juggzy From: juggzy Date: October 17th, 2006 06:35 pm (UTC) (Link)
We need to be investigating biofuels (and Monbiot is shockingly way off kilter there), ways of extracting hydrogen from water using non-petroleum sourced energy and developing air-speed capable engines that will run on these fuels.

Oh, and I agree with jdc.
gnimmel From: gnimmel Date: October 17th, 2006 08:56 pm (UTC) (Link)
As of two weeks ago this is my work field, and I'm much less sure that biofuels are a good idea than I used to be -- potentially one of the main causes of global warming arising from aviation is from the condensation trails planes produce and cloud seeded from those trails, which is not solved by biofuels. In fact, two weeks in the field, whilst entertaining and involving going up in control towers and being addressed by John Gummer, has been fairly depressing as far as my idea of the future of the world goes.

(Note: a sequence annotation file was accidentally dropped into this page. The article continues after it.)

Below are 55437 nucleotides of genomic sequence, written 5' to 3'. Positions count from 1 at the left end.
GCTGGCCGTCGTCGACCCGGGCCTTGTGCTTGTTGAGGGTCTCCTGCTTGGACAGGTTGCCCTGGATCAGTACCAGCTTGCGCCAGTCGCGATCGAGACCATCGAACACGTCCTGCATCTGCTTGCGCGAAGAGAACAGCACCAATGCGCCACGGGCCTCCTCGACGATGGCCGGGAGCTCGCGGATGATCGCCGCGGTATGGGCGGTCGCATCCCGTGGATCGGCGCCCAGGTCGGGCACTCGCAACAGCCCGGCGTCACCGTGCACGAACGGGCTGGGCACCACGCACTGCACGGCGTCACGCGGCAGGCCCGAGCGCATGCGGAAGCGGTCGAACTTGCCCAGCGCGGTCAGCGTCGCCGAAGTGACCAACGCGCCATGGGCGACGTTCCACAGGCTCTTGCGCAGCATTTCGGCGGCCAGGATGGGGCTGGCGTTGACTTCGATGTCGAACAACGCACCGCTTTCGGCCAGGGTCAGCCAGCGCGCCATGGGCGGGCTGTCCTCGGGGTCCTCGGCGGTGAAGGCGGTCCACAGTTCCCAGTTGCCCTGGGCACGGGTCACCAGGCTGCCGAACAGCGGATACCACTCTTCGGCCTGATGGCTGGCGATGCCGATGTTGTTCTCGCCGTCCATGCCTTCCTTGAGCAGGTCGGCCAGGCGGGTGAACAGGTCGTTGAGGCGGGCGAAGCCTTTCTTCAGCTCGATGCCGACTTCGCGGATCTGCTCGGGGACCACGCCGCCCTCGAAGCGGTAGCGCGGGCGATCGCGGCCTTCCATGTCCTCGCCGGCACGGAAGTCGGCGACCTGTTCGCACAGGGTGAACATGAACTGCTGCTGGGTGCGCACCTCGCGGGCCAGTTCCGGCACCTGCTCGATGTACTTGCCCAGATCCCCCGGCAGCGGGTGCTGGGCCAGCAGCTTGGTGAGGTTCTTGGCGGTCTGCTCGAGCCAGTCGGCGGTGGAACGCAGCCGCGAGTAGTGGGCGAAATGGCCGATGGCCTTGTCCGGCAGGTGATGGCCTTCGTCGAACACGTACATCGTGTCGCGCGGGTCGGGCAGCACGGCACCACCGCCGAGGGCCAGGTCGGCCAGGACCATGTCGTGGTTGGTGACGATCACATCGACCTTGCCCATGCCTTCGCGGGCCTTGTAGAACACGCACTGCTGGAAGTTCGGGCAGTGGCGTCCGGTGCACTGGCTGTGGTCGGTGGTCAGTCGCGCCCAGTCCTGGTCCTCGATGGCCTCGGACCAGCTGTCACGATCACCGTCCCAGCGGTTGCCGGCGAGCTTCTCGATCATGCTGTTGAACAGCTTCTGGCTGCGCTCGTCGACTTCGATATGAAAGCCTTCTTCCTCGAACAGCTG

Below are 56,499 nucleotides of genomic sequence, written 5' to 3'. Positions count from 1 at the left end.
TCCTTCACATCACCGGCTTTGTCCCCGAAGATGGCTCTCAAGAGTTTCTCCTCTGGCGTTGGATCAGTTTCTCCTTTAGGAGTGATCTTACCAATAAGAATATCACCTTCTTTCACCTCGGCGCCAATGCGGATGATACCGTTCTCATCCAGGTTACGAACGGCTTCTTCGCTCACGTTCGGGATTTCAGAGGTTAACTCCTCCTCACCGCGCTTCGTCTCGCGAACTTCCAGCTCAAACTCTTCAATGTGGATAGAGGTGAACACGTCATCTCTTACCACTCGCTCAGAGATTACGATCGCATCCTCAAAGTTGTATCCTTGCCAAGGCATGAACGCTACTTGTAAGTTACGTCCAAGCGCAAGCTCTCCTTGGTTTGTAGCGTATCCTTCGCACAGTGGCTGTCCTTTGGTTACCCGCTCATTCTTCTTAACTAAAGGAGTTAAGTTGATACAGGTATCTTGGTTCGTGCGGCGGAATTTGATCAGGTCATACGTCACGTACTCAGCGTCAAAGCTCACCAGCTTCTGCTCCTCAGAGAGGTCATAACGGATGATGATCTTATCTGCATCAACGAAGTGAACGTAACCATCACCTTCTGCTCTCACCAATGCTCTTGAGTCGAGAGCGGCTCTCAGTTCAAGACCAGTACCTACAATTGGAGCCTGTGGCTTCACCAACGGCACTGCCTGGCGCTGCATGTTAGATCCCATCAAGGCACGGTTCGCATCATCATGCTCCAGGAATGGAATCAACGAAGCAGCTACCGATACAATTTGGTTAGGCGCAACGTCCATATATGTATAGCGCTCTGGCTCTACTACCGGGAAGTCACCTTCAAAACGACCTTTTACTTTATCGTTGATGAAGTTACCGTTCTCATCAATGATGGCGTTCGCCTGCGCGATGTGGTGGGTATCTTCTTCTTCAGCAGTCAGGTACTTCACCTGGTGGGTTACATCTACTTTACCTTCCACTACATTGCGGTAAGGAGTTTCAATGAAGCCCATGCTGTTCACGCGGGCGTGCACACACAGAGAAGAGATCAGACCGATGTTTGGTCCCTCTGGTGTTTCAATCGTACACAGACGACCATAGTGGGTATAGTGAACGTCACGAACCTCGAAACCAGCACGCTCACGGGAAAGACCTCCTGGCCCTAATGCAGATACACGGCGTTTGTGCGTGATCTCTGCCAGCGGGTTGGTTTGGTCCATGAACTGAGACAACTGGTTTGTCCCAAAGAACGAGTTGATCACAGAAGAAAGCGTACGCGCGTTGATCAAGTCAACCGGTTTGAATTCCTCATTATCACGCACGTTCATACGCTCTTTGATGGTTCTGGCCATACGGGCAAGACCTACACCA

(although the other thing which is rarely mentioned is that aviation produces about 5% of greenhouse gases -- whilst it's a problem, most of the problem is elsewhere)
hatmandu From: hatmandu Date: October 18th, 2006 08:08 am (UTC) (Link)
I've no answer to the rights discussion, but:

how many flights Monbiot has made in the last year

The answer is none, assuming his claim to have stopped flying about 18 months ago is correct.
j4 From: j4 Date: October 18th, 2006 11:06 am (UTC) (Link)
Excellent! Thank you for injecting a fact into the hand-waving. :-) Do you have a citation for that claim? (Not that I don't believe you, I'd just be interested to read what he says about it.)